The latest addition to the publisher’s venerable “Best American” series not only provides an expansive survey of the contemporary graphic landscape, but serves as an effective introduction to an art long consigned to the cultural underground.
Series editor Anne Elizabeth Moore considers the mainstreaming of American comics—particularly those aimed at adult readers—to be a mixed blessing at best, since the most inspired work proceeds from a radical, subversive impulse that resists housebreaking. Yet the 30 examples chosen here by Pekar (of American Splendor fame), following Moore’s initial screening, show few signs of pulling punches or playing it safe. Highlights range from the 47-page, psychologically disturbing narrative by Justin Hall (“La Rubia Loca”)—in which a woman with multiple personalities disrupts a bus tour of Mexico—to the one-page “Only Disconnect” strip by Alison Bechdel, from her “Dykes to Watch Out For” series, in which a marriage proposal just might be a strategy for avoiding intimacy. Pekar’s selections pay tribute to seminal masters, with current work from Robert Crumb and Gilbert Shelton, along with a cartoonist’s confessional on the creative process, by Lynda Barry. The juxtapositions in David Heatley’s “Portrait of My Dad” blur the line between memory and dream. Chris Ware’s “Comics: A History” compresses centuries of graphic progression into two pages, though longer essays by Moore and Pekar put the contemporary explosion of interest in graphic narrative into context, showing how the form has developed, what resistance it has encountered and why comics matter.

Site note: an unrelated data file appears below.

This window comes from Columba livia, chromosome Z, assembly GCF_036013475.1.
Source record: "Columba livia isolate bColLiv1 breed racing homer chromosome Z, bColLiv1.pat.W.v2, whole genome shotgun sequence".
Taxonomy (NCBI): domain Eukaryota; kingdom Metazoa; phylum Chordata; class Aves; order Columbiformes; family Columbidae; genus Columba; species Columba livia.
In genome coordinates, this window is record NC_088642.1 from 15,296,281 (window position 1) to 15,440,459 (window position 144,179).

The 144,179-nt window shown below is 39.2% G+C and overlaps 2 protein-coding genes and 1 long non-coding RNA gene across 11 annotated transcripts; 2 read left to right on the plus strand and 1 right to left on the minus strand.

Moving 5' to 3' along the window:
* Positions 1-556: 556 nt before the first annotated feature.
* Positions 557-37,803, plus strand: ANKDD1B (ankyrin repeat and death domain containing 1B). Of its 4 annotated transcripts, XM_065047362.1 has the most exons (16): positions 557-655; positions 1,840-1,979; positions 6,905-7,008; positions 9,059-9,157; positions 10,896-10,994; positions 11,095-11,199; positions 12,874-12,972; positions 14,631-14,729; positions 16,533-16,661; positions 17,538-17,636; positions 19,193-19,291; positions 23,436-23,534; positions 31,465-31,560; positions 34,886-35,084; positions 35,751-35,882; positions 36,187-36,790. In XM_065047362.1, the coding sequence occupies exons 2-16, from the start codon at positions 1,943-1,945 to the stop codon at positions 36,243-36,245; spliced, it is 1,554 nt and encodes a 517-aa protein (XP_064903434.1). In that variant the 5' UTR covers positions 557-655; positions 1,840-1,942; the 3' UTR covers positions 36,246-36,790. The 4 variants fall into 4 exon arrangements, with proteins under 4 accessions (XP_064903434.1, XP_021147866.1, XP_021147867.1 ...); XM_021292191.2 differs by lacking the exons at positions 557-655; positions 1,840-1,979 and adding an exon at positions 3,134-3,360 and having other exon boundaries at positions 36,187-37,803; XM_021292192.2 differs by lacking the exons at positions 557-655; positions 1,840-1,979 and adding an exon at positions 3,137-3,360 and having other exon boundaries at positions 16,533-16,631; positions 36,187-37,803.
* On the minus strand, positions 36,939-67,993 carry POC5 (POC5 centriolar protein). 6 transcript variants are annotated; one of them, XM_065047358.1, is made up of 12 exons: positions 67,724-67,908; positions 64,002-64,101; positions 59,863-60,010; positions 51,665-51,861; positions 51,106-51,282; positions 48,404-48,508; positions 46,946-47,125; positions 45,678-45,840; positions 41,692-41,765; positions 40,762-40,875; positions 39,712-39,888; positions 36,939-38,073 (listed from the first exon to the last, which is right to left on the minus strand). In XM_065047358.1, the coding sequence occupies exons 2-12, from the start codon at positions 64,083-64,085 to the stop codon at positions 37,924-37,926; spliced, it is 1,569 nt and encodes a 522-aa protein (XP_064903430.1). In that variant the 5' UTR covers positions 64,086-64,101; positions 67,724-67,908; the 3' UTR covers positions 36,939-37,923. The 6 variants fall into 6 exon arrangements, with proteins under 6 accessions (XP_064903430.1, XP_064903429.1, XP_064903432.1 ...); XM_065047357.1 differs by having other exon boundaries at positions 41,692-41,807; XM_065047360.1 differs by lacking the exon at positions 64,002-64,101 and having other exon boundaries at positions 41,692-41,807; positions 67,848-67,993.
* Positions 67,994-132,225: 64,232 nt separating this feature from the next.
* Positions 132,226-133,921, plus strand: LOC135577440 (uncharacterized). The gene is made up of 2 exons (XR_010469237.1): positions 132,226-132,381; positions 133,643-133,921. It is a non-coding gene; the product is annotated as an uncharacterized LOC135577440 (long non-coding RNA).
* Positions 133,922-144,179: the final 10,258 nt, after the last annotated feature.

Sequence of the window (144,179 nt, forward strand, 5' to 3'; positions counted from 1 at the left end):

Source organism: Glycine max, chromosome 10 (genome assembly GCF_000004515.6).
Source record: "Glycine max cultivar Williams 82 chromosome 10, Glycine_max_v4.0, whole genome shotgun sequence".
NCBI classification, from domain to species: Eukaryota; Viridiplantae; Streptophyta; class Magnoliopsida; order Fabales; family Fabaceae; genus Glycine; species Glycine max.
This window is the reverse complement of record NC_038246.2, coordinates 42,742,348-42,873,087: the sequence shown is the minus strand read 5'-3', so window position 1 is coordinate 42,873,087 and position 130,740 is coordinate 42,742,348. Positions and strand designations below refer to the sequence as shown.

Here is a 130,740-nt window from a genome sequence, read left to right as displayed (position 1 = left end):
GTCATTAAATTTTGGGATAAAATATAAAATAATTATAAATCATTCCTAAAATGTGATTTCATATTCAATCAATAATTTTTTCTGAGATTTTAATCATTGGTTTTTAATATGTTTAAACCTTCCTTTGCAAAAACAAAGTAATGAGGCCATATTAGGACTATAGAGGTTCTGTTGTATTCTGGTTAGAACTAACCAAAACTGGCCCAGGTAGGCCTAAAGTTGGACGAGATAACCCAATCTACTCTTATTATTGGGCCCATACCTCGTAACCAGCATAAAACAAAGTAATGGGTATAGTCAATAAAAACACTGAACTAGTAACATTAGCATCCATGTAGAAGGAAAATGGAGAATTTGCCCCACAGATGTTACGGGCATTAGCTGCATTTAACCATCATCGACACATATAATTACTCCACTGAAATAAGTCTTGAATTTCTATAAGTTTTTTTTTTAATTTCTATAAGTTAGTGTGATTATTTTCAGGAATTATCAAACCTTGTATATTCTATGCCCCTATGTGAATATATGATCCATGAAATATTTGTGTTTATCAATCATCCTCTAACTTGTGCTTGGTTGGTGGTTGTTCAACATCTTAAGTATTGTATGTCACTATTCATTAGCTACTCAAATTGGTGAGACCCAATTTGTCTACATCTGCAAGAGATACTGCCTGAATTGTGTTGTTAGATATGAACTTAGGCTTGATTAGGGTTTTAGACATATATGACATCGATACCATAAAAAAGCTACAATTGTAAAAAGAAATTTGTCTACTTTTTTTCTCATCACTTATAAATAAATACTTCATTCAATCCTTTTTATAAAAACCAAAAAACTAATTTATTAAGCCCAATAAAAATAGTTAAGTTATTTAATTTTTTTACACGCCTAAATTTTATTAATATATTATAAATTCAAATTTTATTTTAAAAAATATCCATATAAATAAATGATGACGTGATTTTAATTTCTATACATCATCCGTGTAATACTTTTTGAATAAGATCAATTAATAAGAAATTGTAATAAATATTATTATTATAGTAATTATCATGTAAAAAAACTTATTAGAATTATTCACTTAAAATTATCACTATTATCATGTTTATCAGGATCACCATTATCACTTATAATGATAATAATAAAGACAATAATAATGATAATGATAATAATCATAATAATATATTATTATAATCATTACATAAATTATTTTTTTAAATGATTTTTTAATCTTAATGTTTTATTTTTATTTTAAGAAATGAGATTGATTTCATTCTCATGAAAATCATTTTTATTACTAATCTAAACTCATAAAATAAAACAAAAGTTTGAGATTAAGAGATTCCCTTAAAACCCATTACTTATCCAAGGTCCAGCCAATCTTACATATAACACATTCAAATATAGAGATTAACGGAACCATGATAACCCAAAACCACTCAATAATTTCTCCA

A worthy launch for what appears destined to become a valuable annual anthology.